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McCaskill, St. Louis County Council zero in on prescription-drug addiction

U.S. Sen. Claire McCaskill, D-Mo., criticized President-elect Donald Trump on Thursday for his criticism of U.S. intelligence experts.
Jo Mannies | St. Louis Public Radio | file photo

U.S. Sen. Claire McCaskill is renewing her call for Missouri legislators to pass a bill monitoring the sales of prescription drugs. Missouri is the only state that has no such database in place.

McCaskill, a Democrat, contends that failure to pass such a law has contributed to Missouri’s epidemic of people abusing opioid prescription drugs and heroin. She blamed Missouri’s lack of monitoring on “a few legislators who believe this system would violate people’s privacy.”

“This does not invade people’s privacy, this saves people’s lives,” the senator said Tuesday. “This helps us catch people who are trafficking in illegal opioid use.”

“The reason 49 states have done this, is the positives far outweigh the negatives.”

County Council set to act

The St. Louis County Council may take the lead in addressing prescription drug abuse, whether or not the state follows suit.

Councilman Sam Page, who’s also a physician, is co-sponsoring legislation to monitor all controlled substances dispensed at county pharmacies. “People are dying. More people die from heroin abuse and overdose from opioids than homicides and motor vehicle accidents,” he said. “This is the number one cause of death in our county. We need to do something about it, and we can’t wait for the state to act.”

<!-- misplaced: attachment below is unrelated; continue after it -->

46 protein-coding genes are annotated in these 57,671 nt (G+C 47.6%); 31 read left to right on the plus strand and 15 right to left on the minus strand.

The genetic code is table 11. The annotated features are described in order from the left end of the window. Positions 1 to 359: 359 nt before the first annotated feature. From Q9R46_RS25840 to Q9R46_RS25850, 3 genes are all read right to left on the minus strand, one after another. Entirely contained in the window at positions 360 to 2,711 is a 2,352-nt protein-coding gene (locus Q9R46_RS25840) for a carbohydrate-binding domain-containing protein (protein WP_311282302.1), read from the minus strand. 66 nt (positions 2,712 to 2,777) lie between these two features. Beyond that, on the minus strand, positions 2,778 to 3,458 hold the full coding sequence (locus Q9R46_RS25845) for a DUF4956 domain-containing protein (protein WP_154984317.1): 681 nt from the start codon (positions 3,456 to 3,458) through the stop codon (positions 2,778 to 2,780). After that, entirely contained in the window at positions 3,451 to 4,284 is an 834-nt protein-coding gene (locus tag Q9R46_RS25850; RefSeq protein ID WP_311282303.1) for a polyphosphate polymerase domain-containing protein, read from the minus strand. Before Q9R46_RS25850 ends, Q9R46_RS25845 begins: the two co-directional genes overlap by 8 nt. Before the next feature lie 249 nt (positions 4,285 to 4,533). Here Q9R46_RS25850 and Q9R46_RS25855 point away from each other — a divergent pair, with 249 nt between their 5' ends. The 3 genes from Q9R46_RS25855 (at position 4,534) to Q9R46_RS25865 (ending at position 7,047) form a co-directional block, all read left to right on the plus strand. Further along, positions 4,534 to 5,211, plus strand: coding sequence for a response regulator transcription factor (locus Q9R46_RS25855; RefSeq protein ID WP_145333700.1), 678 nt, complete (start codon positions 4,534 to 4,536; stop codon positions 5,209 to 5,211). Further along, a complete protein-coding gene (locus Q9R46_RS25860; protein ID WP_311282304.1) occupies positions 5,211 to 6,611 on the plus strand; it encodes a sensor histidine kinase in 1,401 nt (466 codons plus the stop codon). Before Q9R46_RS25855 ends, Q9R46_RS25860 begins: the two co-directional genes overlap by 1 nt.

Formally introduced at Tuesday's council meeting, the county legislation would set aside $100,000 to establish a database with the county health department. It aims to prevent individuals from filling the same prescription at multiple pharmacies in the county and would notify law enforcement of any violations.

A hearing is slated for Thursday afternoon. Page expects the measure to win swift passage within a few weeks.

County Executive Steve Stenger supports the bill and said at a news conference that his family has been directly affected by the issue. “I lost my nephew in 2014 to a heroin overdose so it is a situation where, quite literally, there are very little degrees of separation where we have people affected by this issue.”

Speaking to reporters after Tuesday's council meeting, Stenger contended the county legislation would help -- even if the state legislature opts against setting up a statewide database.

Need for treatment outstrips area services

According to the National Institute on Drug Abuse, prescription pills were the gateway drug for four out of every five heroin users. Stenger’s office says roughly 2,700 area residents have died in the past seven years, from heroin or opiate overdoses.

McCaskill’s comments came right before she held a roundtable discussion Tuesday with area health-care professionals and educators who are grappling with the problem. The gathering was held at the St. Louis office of the National Council on Alcoholism and Drug Abuse, which the senator noted ran “a powerful anti-heroin ad” during the Superbowl.

But McCaskill also singled out another ad, run by a pharmaceutical company to promote a drug to combat the constipation that can be caused by opiates. She said she was appalled.

“We are drunk on pain medication in this country,” McCaskill said. “Prescription drug abuse and heroin use are not just drug problems in Missouri and across the country; they’re a serious public-health issue with far-reaching effects that we’ve got to do a better job combating. “

At the roundtable, the senator heard numerous accounts of the region’s inadequate supply of beds for addicts seeking treatment, and the need for more federal and state aid and involvement.

"That’s why today’s discussion was so critical," McCaskill said, noting that the forum gave her "the opportunity to hear directly from law enforcement, providers and survivors on what’s working best, and where are the biggest gaps — insight that I can bring back to Washington to better advocate for the policies that will make a real difference.”

Jo Mannies is a freelance journalist and former political reporter at St. Louis Public Radio.